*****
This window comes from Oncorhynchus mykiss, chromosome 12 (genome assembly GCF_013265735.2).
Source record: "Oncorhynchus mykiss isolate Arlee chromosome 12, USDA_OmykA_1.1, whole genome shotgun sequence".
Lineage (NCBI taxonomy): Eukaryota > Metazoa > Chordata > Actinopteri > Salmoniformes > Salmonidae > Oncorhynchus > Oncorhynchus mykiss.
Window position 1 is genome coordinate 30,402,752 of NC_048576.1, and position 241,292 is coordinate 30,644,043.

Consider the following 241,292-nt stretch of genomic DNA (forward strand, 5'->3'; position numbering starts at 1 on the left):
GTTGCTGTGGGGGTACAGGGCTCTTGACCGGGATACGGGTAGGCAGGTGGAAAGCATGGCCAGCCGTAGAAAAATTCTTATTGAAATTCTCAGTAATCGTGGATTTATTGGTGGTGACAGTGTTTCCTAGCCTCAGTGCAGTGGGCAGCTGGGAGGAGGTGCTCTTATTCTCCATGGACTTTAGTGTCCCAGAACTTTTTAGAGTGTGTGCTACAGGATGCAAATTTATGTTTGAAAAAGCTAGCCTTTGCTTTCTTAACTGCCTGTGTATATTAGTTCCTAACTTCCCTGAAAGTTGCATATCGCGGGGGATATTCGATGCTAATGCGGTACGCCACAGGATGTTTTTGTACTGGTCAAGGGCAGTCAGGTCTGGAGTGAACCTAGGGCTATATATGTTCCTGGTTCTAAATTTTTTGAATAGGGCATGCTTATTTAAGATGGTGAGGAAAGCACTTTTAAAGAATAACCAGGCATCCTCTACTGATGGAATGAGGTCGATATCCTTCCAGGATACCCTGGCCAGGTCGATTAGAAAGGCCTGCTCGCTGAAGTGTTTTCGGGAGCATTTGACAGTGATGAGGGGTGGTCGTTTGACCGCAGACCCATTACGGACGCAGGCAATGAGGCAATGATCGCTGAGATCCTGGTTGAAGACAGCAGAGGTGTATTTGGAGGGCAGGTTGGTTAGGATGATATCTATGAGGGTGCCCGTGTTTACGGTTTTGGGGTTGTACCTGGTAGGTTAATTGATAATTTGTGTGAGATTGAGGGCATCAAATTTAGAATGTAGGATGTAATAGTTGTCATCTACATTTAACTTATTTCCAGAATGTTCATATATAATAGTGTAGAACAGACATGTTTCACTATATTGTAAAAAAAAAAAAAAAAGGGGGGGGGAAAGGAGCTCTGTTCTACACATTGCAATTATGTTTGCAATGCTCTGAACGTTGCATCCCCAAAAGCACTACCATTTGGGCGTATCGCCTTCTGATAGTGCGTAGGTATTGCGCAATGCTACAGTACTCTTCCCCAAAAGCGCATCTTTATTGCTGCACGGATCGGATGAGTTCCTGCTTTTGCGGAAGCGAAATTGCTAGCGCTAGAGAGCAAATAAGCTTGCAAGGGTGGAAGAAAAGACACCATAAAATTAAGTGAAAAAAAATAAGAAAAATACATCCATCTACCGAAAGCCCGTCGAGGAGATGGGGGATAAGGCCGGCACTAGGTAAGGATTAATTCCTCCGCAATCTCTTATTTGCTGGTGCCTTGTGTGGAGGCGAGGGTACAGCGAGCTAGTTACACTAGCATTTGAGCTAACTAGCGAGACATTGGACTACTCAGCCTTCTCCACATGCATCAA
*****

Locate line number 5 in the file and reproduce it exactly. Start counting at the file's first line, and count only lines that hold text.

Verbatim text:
Consider the following 241,292-nt stretch of genomic DNA (forward strand, 5'->3'; position numbering starts at 1 on the left):